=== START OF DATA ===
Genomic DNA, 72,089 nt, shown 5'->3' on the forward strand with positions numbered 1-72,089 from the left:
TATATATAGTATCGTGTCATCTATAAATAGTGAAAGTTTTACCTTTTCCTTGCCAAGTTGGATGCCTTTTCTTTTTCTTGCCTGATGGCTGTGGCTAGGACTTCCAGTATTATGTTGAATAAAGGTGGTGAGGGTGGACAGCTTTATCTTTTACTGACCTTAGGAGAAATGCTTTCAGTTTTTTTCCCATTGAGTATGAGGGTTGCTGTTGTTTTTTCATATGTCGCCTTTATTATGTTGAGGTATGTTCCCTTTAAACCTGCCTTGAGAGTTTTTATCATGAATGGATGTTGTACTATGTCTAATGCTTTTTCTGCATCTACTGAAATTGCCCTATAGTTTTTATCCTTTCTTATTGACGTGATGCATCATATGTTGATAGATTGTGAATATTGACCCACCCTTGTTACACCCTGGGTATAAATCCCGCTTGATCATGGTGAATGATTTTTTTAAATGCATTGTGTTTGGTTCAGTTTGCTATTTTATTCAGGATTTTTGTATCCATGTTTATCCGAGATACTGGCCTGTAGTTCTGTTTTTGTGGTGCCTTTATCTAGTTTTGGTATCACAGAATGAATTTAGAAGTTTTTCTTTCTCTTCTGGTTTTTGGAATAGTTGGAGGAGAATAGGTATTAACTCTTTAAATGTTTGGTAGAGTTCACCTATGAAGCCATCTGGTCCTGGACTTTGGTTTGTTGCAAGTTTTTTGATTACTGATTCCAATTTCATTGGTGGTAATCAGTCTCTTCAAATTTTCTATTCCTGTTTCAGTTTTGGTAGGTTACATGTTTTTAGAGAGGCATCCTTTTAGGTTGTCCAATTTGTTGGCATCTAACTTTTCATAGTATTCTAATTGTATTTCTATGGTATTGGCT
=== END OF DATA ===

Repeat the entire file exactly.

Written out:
Genomic DNA, 72,089 nt, shown 5'->3' on the forward strand with positions numbered 1-72,089 from the left:
TATATATAGTATCGTGTCATCTATAAATAGTGAAAGTTTTACCTTTTCCTTGCCAAGTTGGATGCCTTTTCTTTTTCTTGCCTGATGGCTGTGGCTAGGACTTCCAGTATTATGTTGAATAAAGGTGGTGAGGGTGGACAGCTTTATCTTTTACTGACCTTAGGAGAAATGCTTTCAGTTTTTTTCCCATTGAGTATGAGGGTTGCTGTTGTTTTTTCATATGTCGCCTTTATTATGTTGAGGTATGTTCCCTTTAAACCTGCCTTGAGAGTTTTTATCATGAATGGATGTTGTACTATGTCTAATGCTTTTTCTGCATCTACTGAAATTGCCCTATAGTTTTTATCCTTTCTTATTGACGTGATGCATCATATGTTGATAGATTGTGAATATTGACCCACCCTTGTTACACCCTGGGTATAAATCCCGCTTGATCATGGTGAATGATTTTTTTAAATGCATTGTGTTTGGTTCAGTTTGCTATTTTATTCAGGATTTTTGTATCCATGTTTATCCGAGATACTGGCCTGTAGTTCTGTTTTTGTGGTGCCTTTATCTAGTTTTGGTATCACAGAATGAATTTAGAAGTTTTTCTTTCTCTTCTGGTTTTTGGAATAGTTGGAGGAGAATAGGTATTAACTCTTTAAATGTTTGGTAGAGTTCACCTATGAAGCCATCTGGTCCTGGACTTTGGTTTGTTGCAAGTTTTTTGATTACTGATTCCAATTTCATTGGTGGTAATCAGTCTCTTCAAATTTTCTATTCCTGTTTCAGTTTTGGTAGGTTACATGTTTTTAGAGAGGCATCCTTTTAGGTTGTCCAATTTGTTGGCATCTAACTTTTCATAGTATTCTAATTGTATTTCTATGGTATTGGCT